I’m writing this from memory, I actually re-covered this sofa about a year ago now, I appreciate that it may sound over simplified but honestly once you start taking pieces apart it will be really easy to see how they fit back together again. If you are thinking about this and anything is unclear, just ask!! I’m really posting this to say that if you have one of these sofas and you’ve been toying with the idea of re-covering it yourself “Don’t be afraid to give it a go!!”


Manstad DIY re-upholstery


Manstad DIY re-upholstery

Note, IKEA have now discontinued the Manstad and have replaced it with the Friheten which comes in a much better selection of fabrics for the same great price. Apparently I am not the only one who knew this little sofa could be so much more.

29 thoughts on “A New Look for a Trusty Little Sofa

  1. Nice!!!! Great work! The original on mine looks horrible too now! My mom will help me make a new one but I am away visiting her and I do not have the measurements. Do you happen to have them? I would really appreciate it! I am dreaming of a new cover!!!

  2. Thanks, I was really pleased with the results and I don’t think you’ll regret it if you give it a try.
    Do you mean how much fabric to buy or the measurements of each piece?

  3. Sorry, no. I never did measure each piece. I just used the old pieces that I’d taken off as a template to cut the new pieces. I had roughly estimated how much fabric I would need and it worked out spot on.

  4. What kind of fabric did you use? It really looks amazing, I can’t wait to get started on mine!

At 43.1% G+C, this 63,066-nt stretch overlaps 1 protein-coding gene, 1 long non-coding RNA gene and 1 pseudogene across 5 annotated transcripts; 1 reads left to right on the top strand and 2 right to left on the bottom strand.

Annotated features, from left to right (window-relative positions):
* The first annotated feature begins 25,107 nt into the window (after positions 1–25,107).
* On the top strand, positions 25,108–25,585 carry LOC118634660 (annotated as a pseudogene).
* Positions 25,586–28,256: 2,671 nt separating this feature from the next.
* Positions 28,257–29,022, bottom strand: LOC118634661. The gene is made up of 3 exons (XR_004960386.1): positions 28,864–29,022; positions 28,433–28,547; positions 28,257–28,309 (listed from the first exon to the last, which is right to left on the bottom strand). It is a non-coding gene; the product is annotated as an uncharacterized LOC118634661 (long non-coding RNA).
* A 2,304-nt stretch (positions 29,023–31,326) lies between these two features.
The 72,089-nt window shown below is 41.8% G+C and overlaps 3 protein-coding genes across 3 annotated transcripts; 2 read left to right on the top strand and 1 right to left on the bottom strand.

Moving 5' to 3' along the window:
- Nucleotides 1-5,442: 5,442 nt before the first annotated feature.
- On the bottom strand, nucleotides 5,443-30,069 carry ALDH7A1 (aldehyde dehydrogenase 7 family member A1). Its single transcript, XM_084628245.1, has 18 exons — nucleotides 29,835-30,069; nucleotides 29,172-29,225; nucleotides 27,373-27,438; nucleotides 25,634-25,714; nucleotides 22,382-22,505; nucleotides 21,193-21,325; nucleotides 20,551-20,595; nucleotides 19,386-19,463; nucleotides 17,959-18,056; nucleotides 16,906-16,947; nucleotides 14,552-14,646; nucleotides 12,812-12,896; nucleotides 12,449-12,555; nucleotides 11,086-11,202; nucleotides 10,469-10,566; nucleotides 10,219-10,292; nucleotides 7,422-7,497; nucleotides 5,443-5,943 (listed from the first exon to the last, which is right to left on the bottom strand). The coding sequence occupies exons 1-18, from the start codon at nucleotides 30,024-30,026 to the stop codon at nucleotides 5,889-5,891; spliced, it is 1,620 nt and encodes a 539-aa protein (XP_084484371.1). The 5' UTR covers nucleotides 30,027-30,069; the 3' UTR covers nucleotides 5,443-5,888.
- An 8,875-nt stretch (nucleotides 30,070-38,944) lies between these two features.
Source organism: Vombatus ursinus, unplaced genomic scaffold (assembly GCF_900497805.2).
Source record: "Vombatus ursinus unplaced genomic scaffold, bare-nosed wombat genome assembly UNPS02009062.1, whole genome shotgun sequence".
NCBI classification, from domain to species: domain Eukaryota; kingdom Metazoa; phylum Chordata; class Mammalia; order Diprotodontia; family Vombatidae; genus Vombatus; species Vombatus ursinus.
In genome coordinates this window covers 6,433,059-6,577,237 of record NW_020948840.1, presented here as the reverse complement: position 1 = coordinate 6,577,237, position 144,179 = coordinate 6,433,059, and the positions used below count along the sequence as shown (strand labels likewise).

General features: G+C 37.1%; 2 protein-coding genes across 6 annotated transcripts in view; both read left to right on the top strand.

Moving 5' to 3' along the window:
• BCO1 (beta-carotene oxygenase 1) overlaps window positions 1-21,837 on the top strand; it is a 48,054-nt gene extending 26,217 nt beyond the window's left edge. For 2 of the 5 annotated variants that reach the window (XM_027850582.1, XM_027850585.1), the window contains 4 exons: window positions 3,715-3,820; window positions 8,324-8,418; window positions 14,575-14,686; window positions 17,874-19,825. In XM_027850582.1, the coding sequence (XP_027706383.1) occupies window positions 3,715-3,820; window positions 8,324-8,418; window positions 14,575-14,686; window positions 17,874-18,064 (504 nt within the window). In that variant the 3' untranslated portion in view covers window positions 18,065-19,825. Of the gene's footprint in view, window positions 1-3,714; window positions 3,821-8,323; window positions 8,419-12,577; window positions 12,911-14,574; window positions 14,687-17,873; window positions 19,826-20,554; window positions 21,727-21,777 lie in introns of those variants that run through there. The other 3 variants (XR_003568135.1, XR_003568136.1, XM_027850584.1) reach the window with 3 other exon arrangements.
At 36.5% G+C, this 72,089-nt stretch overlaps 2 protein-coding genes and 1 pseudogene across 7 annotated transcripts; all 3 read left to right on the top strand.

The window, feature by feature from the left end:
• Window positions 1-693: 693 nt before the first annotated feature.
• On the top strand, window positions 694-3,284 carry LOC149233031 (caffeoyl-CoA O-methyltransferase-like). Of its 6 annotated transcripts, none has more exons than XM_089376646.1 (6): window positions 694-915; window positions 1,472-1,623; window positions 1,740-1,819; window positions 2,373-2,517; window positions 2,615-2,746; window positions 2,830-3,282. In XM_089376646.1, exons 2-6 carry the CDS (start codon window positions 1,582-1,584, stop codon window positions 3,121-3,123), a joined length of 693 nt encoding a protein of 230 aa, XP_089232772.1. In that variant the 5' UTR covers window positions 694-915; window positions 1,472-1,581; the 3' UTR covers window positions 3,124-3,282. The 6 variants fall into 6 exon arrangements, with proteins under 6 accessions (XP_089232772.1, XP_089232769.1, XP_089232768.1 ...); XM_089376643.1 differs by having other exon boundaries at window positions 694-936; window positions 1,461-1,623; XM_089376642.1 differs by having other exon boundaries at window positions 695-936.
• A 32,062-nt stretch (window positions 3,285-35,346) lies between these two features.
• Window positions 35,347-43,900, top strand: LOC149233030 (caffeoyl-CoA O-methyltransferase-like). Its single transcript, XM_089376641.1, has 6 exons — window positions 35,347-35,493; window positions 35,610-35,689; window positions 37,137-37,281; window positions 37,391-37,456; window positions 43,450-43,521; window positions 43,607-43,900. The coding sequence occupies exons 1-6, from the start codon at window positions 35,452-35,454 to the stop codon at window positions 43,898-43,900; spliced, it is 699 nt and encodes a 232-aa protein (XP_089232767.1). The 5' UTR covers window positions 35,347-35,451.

I’m thinking of trying a stripe design but i think the stripe match will drive me crazy and there will be more wastage 😦

    • Hi Megan.
      Thanks, I was so pleased with the result and I wish I’d had the courage to try it sooner (before wasting money on slipcover).

      I’m not 100% sure of the exact fabric type but I would guess it to be a linen/cotton mix, it is upholstery fabric so it’s relatively heavy. I also doubt it is 100% natural (it’s been pretty stain resilient so far). It also looks like it has some kind of treatment on the back, perhaps a fire retardant? And it was 54″ wide.

      I’ve got two wing back chairs that I am planning on recovering and I have been thinking about a stripe design too, but I’m not sure if I am ready for that kind of challenge either!!

      Good luck.

  5. Hi! I am looking forward to trying this over the summer. I was wondering on which pieces you used the Velcro. Also, is any part of the slipcover you made removable so it can be washed? I am assuming the pillows are, but what about where the butts sit? Lol, I have young children and a dog and am looking for something washable. Would this diy still be for me?